6. A mature apology carries within it a the knowing that in atoning you’re bringing the shadow into the light, and this act is an act of emancipation, energetic unshackling, holographic unwinding. It creates opportunities for emotional justice. It may not be everything. It can’t undo what’s been done. But can it can create more space for shame to melt and healing to happen. For you and whoever you hurt, simultaneously. And that is a worthy endeavor for everyone.
Alright. Those are the keys. Here’s the practice:
The Madlibs for Mature Apologizing.
I have no clue how you feel about me, but I can only assume it’s ________. That’s neither here nor there. This is not a letter asking you how you feel about me, nor is it a letter that’s trying to change how you feel about me.
This is a letter about _______ [doing the right thing for us both / atoning and apologizing / fill in your truth].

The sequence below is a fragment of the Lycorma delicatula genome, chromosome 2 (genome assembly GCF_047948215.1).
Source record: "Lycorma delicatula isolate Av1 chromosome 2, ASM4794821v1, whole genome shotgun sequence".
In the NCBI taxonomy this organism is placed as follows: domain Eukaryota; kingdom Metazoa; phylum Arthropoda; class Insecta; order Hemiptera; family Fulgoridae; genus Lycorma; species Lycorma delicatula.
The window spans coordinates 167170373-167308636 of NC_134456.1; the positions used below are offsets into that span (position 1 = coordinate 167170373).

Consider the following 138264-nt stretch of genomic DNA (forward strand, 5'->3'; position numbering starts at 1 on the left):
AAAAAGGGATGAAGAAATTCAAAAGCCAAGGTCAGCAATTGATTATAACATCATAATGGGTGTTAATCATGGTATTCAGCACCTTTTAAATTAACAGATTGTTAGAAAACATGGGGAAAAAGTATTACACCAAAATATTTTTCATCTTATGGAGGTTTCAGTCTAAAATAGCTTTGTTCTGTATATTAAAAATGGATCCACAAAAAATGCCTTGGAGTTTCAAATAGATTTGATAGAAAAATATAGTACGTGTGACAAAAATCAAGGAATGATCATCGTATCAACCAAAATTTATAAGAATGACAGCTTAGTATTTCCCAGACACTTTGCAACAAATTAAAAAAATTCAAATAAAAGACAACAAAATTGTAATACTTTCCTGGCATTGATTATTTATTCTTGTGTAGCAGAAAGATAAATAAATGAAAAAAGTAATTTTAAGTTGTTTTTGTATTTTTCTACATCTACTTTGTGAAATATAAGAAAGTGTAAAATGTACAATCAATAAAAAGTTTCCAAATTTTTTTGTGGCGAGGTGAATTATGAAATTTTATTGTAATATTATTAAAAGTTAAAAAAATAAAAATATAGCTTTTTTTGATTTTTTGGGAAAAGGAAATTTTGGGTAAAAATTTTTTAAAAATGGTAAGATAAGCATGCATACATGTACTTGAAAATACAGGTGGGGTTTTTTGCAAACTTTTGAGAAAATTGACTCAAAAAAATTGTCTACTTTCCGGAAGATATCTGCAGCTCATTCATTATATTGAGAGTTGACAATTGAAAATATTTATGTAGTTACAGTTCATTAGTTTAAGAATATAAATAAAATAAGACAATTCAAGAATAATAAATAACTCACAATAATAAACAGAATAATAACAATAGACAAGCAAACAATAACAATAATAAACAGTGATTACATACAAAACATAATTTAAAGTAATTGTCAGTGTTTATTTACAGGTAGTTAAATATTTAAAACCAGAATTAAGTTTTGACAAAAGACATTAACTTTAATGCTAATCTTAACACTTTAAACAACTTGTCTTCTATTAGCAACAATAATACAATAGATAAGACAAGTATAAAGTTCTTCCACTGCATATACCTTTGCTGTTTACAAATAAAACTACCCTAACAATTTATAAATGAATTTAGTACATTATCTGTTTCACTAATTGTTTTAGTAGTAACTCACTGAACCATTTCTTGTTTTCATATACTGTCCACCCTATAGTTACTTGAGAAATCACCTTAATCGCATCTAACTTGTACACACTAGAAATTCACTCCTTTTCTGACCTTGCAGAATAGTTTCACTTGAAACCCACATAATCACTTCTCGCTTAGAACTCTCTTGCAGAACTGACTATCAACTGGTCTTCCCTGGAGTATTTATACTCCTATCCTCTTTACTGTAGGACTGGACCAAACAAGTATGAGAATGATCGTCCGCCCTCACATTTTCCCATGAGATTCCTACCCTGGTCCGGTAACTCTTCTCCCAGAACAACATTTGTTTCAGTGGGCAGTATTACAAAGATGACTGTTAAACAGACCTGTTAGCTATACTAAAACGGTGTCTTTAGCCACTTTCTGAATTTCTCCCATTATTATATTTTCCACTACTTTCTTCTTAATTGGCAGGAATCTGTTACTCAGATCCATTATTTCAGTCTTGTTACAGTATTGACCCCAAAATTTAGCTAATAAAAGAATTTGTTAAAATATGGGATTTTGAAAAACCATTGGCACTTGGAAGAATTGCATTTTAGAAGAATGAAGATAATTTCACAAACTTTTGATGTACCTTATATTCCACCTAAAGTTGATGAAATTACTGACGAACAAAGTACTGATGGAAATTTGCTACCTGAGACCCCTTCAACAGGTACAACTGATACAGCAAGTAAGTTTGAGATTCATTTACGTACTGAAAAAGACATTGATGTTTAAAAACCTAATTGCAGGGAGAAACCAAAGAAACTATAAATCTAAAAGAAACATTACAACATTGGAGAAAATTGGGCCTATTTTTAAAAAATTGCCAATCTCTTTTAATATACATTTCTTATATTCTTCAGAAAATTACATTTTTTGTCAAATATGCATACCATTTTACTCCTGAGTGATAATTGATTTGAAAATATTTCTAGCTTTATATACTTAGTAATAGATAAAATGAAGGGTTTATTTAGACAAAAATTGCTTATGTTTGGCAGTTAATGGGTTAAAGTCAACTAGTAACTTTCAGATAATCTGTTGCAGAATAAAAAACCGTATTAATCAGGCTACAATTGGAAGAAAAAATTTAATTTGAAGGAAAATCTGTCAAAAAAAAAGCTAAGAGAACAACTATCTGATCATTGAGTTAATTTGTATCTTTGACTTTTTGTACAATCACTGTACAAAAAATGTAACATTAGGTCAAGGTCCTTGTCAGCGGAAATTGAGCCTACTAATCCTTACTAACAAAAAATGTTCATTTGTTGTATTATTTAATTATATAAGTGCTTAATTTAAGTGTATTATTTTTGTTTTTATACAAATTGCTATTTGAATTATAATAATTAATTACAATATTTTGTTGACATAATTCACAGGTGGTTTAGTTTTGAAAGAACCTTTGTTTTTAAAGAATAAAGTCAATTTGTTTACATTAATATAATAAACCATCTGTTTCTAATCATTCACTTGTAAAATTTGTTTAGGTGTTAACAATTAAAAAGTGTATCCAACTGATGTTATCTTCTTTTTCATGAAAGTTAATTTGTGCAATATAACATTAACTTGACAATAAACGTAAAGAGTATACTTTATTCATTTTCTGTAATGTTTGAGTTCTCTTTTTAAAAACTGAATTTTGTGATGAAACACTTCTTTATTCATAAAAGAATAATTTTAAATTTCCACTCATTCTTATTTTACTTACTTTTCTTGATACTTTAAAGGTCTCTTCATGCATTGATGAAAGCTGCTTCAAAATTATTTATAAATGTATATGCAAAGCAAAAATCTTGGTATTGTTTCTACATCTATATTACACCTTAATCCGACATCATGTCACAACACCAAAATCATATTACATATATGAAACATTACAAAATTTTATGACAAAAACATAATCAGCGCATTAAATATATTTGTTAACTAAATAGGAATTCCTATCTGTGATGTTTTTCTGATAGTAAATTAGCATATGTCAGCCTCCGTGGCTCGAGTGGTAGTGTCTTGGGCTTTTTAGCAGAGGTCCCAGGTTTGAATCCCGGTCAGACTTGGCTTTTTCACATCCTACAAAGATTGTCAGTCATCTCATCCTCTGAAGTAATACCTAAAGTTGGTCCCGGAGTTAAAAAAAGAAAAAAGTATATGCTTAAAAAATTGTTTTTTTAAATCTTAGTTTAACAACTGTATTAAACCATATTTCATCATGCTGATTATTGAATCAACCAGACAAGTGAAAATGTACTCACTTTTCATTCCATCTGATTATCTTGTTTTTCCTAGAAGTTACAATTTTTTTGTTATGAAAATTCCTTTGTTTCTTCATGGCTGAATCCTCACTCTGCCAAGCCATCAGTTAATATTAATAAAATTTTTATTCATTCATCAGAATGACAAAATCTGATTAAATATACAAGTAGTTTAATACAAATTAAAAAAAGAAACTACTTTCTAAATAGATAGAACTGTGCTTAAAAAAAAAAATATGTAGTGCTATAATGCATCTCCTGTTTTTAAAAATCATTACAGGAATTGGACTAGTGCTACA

I’m sure you remember that time when ________ [Say what you did. Keep the ‘sorta’ or ‘kinda’s’ out of it. Get really clean and clear.]
What I did was _______ [wrong / truly shitty / unfair / based in terrible judgement and true insecurity / harmful].
I’ve spent a lot of time ________ [thinking about it / feeling guilty about it / avoiding the reality of it], frankly, but now, I just want you to know that I am wholeheartedly sorry.
I’m sorry I treated your body like _______.
I’m sorry I didn’t _______ your heart.
I’m sorry that when you _______, I _______.
I should’ve _______, instead.